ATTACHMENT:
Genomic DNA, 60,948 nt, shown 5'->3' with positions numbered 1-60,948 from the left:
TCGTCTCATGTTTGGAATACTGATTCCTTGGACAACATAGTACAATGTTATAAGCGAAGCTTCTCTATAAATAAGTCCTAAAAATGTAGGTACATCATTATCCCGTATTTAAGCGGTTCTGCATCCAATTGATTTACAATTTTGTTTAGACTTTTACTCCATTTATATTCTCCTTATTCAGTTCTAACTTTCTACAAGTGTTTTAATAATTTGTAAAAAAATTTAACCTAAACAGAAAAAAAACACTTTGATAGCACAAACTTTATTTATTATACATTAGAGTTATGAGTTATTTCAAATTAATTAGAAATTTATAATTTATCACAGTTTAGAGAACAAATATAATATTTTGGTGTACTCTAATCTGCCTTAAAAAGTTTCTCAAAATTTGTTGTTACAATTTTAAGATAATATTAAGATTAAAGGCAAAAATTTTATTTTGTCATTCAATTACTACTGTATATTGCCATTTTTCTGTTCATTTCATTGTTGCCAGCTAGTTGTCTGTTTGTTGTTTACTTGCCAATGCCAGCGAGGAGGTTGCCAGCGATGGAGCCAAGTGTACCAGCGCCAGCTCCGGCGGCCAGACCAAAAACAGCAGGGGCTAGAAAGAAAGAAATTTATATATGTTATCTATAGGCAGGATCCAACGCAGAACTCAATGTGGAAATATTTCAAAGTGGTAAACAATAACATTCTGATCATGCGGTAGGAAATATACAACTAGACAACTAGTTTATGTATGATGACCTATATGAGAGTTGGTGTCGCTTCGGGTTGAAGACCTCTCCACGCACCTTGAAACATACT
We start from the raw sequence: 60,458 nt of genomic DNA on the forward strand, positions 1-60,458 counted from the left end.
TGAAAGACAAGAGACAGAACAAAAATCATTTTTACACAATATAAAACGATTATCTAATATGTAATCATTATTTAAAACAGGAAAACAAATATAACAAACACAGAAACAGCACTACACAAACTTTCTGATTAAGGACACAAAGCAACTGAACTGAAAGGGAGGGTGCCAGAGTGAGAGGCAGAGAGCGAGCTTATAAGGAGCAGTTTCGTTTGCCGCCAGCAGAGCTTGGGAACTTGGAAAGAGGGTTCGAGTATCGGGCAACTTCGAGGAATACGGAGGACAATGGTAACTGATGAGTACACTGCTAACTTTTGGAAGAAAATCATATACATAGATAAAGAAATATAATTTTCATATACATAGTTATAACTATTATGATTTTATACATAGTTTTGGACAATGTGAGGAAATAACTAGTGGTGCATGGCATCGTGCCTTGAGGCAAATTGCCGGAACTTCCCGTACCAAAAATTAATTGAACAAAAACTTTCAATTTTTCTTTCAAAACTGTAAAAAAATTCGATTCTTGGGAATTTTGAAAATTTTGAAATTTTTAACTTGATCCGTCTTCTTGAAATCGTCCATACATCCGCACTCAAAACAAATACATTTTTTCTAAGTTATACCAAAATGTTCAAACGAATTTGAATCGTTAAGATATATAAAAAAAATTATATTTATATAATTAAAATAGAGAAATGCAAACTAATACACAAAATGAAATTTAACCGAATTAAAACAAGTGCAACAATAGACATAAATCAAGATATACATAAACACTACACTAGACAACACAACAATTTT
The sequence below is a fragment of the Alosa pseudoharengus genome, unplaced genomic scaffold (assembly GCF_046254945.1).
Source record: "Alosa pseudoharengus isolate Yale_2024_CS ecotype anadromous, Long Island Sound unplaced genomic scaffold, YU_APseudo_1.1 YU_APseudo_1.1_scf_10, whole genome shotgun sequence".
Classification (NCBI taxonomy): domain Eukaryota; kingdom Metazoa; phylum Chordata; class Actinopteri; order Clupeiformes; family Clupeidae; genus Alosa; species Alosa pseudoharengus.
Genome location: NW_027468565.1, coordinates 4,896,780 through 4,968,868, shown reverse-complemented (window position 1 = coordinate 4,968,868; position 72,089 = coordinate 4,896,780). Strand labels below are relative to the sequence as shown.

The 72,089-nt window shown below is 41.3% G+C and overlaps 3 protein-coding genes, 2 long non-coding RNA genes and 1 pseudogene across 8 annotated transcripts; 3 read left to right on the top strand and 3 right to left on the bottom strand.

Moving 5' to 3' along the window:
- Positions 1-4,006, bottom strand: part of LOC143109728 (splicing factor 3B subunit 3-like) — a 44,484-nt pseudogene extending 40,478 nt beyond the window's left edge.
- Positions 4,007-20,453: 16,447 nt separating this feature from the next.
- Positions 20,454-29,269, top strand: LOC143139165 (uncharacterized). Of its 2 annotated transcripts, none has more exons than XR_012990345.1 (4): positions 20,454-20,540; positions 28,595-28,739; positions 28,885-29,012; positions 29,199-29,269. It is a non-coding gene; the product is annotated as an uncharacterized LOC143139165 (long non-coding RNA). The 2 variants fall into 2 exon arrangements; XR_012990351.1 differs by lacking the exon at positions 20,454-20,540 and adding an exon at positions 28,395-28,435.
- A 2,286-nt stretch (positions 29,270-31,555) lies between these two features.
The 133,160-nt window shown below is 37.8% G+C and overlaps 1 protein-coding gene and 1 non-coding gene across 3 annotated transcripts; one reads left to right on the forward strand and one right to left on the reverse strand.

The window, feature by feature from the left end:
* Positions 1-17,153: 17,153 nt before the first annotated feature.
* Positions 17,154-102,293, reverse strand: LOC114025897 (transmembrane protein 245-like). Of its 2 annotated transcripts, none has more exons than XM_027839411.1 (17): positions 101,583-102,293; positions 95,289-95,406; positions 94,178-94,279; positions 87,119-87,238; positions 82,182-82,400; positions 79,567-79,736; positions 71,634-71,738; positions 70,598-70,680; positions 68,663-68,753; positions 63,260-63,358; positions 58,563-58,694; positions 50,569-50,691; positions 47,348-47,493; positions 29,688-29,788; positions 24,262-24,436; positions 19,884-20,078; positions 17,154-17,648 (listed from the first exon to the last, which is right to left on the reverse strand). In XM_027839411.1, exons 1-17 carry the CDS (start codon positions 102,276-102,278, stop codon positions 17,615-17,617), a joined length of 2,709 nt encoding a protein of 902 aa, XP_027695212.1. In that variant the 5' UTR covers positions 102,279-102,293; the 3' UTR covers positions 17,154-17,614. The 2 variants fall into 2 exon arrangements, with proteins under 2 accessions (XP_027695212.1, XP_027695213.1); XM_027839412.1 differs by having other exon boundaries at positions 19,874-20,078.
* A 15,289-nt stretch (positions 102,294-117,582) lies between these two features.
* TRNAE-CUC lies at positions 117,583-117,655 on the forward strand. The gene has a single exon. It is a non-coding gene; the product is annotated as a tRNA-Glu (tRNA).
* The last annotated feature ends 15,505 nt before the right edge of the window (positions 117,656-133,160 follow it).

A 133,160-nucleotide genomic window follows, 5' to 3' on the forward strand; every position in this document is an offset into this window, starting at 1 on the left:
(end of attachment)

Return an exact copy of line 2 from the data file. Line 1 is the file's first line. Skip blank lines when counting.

TCGTCTCATGTTTGGAATACTGATTCCTTGGACAACATAGTACAATGTTATAAGCGAAGCTTCTCTATAAATAAGTCCTAAAAATGTAGGTACATCATTATCCCGTATTTAAGCGGTTCTGCATCCAATTGATTTACAATTTTGTTTAGACTTTTACTCCATTTATATTCTCCTTATTCAGTTCTAACTTTCTACAAGTGTTTTAATAATTTGTAAAAAAATTTAACCTAAACAGAAAAAAAACACTTTGATAGCACAAACTTTATTTATTATACATTAGAGTTATGAGTTATTTCAAATTAATTAGAAATTTATAATTTATCACAGTTTAGAGAACAAATATAATATTTTGGTGTACTCTAATCTGCCTTAAAAAGTTTCTCAAAATTTGTTGTTACAATTTTAAGATAATATTAAGATTAAAGGCAAAAATTTTATTTTGTCATTCAATTACTACTGTATATTGCCATTTTTCTGTTCATTTCATTGTTGCCAGCTAGTTGTCTGTTTGTTGTTTACTTGCCAATGCCAGCGAGGAGGTTGCCAGCGATGGAGCCAAGTGTACCAGCGCCAGCTCCGGCGGCCAGACCAAAAACAGCAGGGGCTAGAAAGAAAGAAATTTATATATGTTATCTATAGGCAGGATCCAACGCAGAACTCAATGTGGAAATATTTCAAAGTGGTAAACAATAACATTCTGATCATGCGGTAGGAAATATACAACTAGACAACTAGTTTATGTATGATGACCTATATGAGAGTTGGTGTCGCTTCGGGTTGAAGACCTCTCCACGCACCTTGAAACATACT